NASHVILLE -- The federal government's failure to pay back $82 million it owes TennCare is sending shudders through some segments of Tennessee's health care industry that now face 4.25 percent cuts in their Medicaid reimbursements.
Nursing homes warn that the reductions could lead to layoffs in at least some of the estimated 325 facilities in the state.
Tennessee Health Care Association Executive Director Jesse Samples called the prospect of cuts a "real possibility."
"I think that what facilities will do or organizations will do, they'll look at that, and they'll start with positions that are not direct-care types of positions and then work their way down," said Samples, whose group represents nursing homes.
TennCare managed care organizations such as BlueCross BlueShield of Tennessee also would be affected.
Roy Vaughn, vice president of corporate communications for BlueCross, said determining the effect on the state's largest insurer will take some time.
"We're working closely with the TennCare Bureau to fully understand the possible implications of the decision," he said in a statement. "We certainly understand the pressures forcing state reductions, and we'll do what is necessary to live within the budget. As always, we'll work to deliver the most value to the program and our members."
In balancing this year's budget, Gov. Bill Haslam's administration originally planned for 8.5 percent rate reductions for some providers. The list includes nursing homes, TennCare managed-care organizations, intermediate care facilities, dentists, lab and X-ray providers and home-health providers.
But half the cut was delayed this year and next year, contingent on federal reimbursement of $82 million for the state covering a group of disabled people under TennCare.
Officials with the federal Centers for Medicare and Medicaid Services later said they couldn't return the money without congressional authorization.
So now, absent state or federal action, the cuts are scheduled to take effect Jan. 1.
"We were really disappointed," Haslam told reporters earlier this week. "They [federal officials] had told us ... 'We owe you that money.' There was no question about that. The question was how they were going to refund it to us."
CMS still acknowledges it owes the money, Haslam said, but notes the agency maintains "we can't pay it back to you without some specific legislation."
Haslam said it "doesn't seem right to me."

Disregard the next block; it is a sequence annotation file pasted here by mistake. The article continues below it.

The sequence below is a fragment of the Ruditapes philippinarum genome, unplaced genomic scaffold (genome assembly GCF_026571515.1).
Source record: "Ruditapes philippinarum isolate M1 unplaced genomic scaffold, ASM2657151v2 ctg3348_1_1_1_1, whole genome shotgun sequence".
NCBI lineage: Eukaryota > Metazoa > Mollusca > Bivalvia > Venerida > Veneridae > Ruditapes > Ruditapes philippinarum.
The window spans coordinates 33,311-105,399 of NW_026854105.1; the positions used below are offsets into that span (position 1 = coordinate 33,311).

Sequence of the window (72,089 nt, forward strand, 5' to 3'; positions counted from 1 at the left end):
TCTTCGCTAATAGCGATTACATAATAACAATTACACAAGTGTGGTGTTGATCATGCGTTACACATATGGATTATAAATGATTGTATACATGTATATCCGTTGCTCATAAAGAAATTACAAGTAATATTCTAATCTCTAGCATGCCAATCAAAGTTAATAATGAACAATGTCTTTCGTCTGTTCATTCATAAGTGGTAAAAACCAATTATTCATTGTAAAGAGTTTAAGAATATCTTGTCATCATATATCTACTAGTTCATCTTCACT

While he plans to take the issue to the state's congressional delegation, Haslam said he isn't optimistic.
"I think in today's Washington, specific legislation to send money away out of the federal government to us, even though it's owed to us, will be difficult."
Todd Womack, chief of staff for U.S. Sen. Bob Corker, R-Tenn., said in a statement that Corker's office has "just been made aware of the CMS decision and have contacted Governor Haslam's team to determine the best course of action."
Nursing homes and dentists plan to talk to state and federal officials as well.
"If we move forward with a 4.25 percent cut to nursing home rates, that's going to result in better than $6.50 [per patient per day] in cuts," Samples said.
Noting that about 70 percent of a typical nursing home's expenses are for employees, Samples said, "I don't know how a typical facility would endure those type of cuts" without layoffs.
Samples said nursing home officials intend to discuss options with TennCare and plan to fly to Washington next week to talk to members of the state's congressional delegation.
"Maybe there's something that could be done even at the congressional level," he said. "I think this is going to be certainly something we need to discuss."
Tennessee Dental Association Executive Director David Horvat, whose group represents dentists, agreed.
Horvat noted that about 900 of the estimated 2,500 to 2,700 dentists in Tennessee accept TennCare patients. The state already has imposed one round of 4.5 percent cuts on TennCare reimbursements and saved another 4 percent by cutting payments for tooth restoration.
"Right now with the economy where it is, I think dentists are staying in the program," Horvat said. "I have some concerns about what will happen when the economy gets better and dentists have more paying patients [through private insurance or self-pay], whether as many will stay in the program."
Most of the expected $82 million repayment -- about $66.8 million -- would have gone to offset the 4.25 percent reduction to TennCare providers over the two-year period. The remainder was to go to higher education.
The state was planning on using the money to draw down additional Medicaid funds, which are matched on a 2-to-1 basis.